There’s a line from a book by Alan Watts that I’m currently reading – The Book: On the Taboo Against Knowing Who You Are – that is on repeat in my mind:

As the ocean “waves,” the universe “peoples.”

He went on to write:

…feeling that we are separate minds in an alien, and mostly stupid, universe is that we have no common sense, no way of making sense of the world upon which we are agreed in common. It’s just my opinion against yours, and therefore the most aggressive and violent (and thus insensitive) propagandist makes the decisions.

(In case you’re wondering, The Book was published in 1966.)

It’s true that we’ve experienced a lot of the power and influence of aggressive and violent propagandist.

We’re also witnessing a great unfurling of awareness of exactly what Watts is describing here: That when we recognize ourselves as all being peoples that have emerged out of the universe – peoples who will go back in because we were never separated from it in the first place – we come to more fully understand that “no one is free when others are oppressed” isn’t a just bumper sticker for allies, it’s plain a fact.

Which brings me to Jennifer O’Grady.

I’ll let her introduce herself in the video and say only this: The way she describes how she’s leaning into being a peoples in the universe instead of holding onto the notion of being separate or dividable or normal is packed with courage and presence.

It is efforts like Jennifer’s that the aggressive and violent propagandists push against and it is what gives me hope that we’re heading in a better direction than their directives demand.

You can watch a 2-minute preview or scroll down for show notes.

Or just hop into the whole 35ish minute video – I suspect you’ll get a goosebump or two along the way, too:

Show Notes

  • Jennifer is exploring her cis-gender, heterosexual, white-skinned, woman, multi-racial, neuro-typical container in this world as a politically liberal person navigating and using her privilege as a coach, mom, friend… (whew!) – and she’s all up in how this awareness and action is unfurling in her life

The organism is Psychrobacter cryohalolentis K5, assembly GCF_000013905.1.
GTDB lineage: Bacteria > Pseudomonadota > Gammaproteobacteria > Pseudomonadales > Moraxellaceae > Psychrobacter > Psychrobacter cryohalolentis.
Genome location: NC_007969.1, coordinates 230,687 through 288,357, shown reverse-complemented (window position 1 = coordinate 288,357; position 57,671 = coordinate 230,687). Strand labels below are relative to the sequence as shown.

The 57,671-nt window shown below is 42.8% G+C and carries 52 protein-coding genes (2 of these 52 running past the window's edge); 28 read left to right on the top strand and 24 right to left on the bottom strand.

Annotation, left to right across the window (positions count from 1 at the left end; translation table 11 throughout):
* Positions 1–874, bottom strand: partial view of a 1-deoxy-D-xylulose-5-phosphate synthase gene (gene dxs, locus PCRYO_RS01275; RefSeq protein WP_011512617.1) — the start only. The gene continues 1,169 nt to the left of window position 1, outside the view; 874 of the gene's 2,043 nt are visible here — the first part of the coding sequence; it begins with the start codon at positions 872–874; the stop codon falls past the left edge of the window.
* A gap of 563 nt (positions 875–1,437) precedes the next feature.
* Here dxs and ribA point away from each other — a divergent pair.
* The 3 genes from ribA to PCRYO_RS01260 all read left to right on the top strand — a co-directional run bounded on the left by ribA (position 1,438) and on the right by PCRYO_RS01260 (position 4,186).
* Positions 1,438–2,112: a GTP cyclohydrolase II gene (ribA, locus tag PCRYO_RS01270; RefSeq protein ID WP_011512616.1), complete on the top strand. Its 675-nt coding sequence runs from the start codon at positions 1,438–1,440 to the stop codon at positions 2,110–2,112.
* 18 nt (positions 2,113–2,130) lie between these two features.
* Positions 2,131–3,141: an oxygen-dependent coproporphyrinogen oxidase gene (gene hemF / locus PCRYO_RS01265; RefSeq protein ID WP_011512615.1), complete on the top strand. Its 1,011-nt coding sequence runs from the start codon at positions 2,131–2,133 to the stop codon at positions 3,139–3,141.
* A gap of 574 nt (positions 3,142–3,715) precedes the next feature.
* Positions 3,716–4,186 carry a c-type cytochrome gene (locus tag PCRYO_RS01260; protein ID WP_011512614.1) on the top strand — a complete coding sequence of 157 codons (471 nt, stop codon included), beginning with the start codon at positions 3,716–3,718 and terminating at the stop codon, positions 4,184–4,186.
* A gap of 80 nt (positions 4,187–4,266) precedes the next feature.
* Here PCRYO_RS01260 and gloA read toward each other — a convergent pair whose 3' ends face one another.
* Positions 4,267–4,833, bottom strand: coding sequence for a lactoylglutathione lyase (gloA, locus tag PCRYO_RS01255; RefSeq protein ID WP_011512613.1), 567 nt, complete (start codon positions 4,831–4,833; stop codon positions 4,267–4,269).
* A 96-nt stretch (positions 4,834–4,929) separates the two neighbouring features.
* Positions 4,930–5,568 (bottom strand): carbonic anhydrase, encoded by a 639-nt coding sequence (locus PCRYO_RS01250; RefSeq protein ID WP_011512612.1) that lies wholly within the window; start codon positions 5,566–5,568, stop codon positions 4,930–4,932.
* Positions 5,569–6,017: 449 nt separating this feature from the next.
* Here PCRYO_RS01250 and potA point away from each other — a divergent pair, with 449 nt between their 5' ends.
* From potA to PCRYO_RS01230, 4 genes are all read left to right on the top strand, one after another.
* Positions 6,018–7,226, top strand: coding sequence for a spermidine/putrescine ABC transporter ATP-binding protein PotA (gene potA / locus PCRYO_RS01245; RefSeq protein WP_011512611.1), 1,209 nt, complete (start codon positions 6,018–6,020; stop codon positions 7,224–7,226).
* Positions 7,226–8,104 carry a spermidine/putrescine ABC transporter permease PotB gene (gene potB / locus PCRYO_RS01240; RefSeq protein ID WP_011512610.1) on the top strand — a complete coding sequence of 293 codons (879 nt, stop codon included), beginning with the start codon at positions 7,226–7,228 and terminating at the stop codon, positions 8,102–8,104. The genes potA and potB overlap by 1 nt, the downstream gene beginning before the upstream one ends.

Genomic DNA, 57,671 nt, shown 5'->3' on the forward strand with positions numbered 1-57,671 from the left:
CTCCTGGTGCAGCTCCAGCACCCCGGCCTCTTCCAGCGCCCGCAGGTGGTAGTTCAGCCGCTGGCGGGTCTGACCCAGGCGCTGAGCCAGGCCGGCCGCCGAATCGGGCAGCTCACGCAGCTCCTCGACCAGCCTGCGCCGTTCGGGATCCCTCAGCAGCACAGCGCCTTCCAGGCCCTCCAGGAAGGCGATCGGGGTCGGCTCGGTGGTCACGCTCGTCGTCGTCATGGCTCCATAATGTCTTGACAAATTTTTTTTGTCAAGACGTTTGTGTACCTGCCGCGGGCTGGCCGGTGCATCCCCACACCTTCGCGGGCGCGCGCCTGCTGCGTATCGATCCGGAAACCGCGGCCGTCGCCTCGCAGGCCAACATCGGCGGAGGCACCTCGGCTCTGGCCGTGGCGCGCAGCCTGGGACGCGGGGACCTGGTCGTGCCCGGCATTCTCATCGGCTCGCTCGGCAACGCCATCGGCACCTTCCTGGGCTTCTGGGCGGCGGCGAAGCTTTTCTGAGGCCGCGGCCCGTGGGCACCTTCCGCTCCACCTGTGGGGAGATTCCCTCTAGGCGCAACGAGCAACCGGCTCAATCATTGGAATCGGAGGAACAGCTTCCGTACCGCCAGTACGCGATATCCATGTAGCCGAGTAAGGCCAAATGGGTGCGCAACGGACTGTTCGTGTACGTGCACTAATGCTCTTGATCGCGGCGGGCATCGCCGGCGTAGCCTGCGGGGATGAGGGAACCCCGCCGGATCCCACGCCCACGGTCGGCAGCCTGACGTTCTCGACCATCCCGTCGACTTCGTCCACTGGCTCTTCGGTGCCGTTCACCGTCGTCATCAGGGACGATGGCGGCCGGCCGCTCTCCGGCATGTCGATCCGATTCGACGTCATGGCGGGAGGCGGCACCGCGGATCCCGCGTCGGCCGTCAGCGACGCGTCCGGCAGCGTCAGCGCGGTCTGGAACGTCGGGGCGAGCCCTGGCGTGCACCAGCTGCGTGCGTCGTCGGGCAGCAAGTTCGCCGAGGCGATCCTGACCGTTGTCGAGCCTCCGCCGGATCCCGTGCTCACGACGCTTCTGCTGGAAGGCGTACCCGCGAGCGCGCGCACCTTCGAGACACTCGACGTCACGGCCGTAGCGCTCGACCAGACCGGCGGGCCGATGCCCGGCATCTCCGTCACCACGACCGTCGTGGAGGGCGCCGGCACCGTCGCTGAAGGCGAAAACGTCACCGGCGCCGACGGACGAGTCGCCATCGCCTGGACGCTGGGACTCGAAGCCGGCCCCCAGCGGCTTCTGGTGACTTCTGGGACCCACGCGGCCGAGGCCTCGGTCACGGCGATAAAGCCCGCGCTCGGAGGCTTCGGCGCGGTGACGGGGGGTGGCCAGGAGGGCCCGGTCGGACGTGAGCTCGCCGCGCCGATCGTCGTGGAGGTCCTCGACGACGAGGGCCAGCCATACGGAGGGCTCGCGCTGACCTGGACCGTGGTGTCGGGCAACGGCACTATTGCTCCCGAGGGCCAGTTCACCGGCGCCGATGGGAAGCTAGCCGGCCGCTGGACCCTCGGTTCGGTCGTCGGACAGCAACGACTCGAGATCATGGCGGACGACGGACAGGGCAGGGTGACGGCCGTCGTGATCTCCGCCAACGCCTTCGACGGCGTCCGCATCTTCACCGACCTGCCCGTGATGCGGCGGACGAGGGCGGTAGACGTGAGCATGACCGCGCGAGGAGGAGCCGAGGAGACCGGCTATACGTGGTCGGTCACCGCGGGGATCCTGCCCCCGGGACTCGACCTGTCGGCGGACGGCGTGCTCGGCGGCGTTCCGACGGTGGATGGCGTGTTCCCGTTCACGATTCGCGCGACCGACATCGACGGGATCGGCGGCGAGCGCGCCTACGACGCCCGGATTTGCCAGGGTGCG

• A recent beautiful and hard conversation with one of her kids (who is neuro-divergent, like her siblings and father) helped her see both she’s been unconsciously inviting others to call her out on her unconscious biases
  • Jen tells a story of a coaching session with a woman of color that cracked open for Jen how her white skin can actually be a tool for helping others feel seen and witnessed – and how she could have chosen to leave the space but that her client couldn’t
  • We explored the different flavors of words like “ally” and “collaborator” and “co-conspirator” and touched on the experience of having the privilege that comes from being able to pass if we so choose (Jen as white-skinned, me as straight) and also the desire to be seen for the fullness of our intersections of identity
  • Jennifer spotlights Myisha T Hill as a person she learns from and from whom she first heard the idea of being a co-conspirator as a white-skinned person
  • Connection – real connection – is a huge part of what drives Jen and that often that connection comes not from speaking but from consciously not speaking
  • What she’s all up in – the thick of her learning curve – is having her eyes open to all of these areas of privilege and moving from safe space to brave space
  • I brought in my thoughts about how being in the middle third of my life has given me an unexpected bonus privilege of seeming innocuous as a white, middle-aged woman
  • Jennifer speaks a bit about having been raised by a Scandinavian mom and Puerto Rican dad and seeing her dad experience micro-aggressions that she, until recently, reactively downplayed
  • We touched into how the importance of centering connecting in her life means giving up her trauma-based grasping of belonging… which leads a lack of greater belonging and connection (I referenced Ubuntu which I invite you to learn more about in this TEDx Talk by Getrude Matsche)
  • Jen added on this beautiful image of belonging/connection related to trees and their inextricable, absolutely necessary interconnection, by way of mycelium, underground)
  • Tools that are helping her navigate this learning curve include radical honesty and radical compassion when she gets it wrong; and especially leaning into the connections she has to create more connection
  • She noted that we don’t know how to be witnessed (though we crave it) and so we are lacking the tools to fully witness others in their grief and pain

Anne’s Haven is the non-profit that Jennifer spotlighted. It’s a place for women and non-binary people to be witnessed; Anne’s Haven provides unconfined space to women, girls, and nonbinary people of all ethnic, racial, sexual, and religious identities. Our center offers a vibrant environment through which people can learn from and support one another through their spiritual, physical, intellectual, financial, emotional, professional, and social development journeys.

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